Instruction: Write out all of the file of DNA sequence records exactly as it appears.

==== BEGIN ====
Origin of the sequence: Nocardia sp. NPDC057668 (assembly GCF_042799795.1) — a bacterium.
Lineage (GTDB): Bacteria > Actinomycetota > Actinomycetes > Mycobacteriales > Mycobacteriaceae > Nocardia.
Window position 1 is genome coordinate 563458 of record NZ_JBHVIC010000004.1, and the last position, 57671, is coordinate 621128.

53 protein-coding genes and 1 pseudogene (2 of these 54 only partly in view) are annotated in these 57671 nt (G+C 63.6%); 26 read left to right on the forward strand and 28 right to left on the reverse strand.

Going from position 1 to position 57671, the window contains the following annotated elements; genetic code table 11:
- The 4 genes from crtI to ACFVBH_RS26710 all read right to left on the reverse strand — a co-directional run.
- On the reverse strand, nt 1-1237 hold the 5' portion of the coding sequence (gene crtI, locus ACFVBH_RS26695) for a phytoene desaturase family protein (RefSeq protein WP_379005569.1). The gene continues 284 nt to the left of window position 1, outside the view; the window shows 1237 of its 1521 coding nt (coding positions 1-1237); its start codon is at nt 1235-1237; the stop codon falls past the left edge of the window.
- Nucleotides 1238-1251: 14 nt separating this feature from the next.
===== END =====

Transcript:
Origin of the sequence: Nocardia sp. NPDC057668 (assembly GCF_042799795.1) — a bacterium.
Lineage (GTDB): Bacteria > Actinomycetota > Actinomycetes > Mycobacteriales > Mycobacteriaceae > Nocardia.
Window position 1 is genome coordinate 563458 of record NZ_JBHVIC010000004.1, and the last position, 57671, is coordinate 621128.

53 protein-coding genes and 1 pseudogene (2 of these 54 only partly in view) are annotated in these 57671 nt (G+C 63.6%); 26 read left to right on the forward strand and 28 right to left on the reverse strand.

Going from position 1 to position 57671, the window contains the following annotated elements; genetic code table 11:
- The 4 genes from crtI to ACFVBH_RS26710 all read right to left on the reverse strand — a co-directional run.
- On the reverse strand, nt 1-1237 hold the 5' portion of the coding sequence (gene crtI, locus ACFVBH_RS26695) for a phytoene desaturase family protein (RefSeq protein WP_379005569.1). The gene continues 284 nt to the left of window position 1, outside the view; the window shows 1237 of its 1521 coding nt (coding positions 1-1237); its start codon is at nt 1235-1237; the stop codon falls past the left edge of the window.
- Nucleotides 1238-1251: 14 nt separating this feature from the next.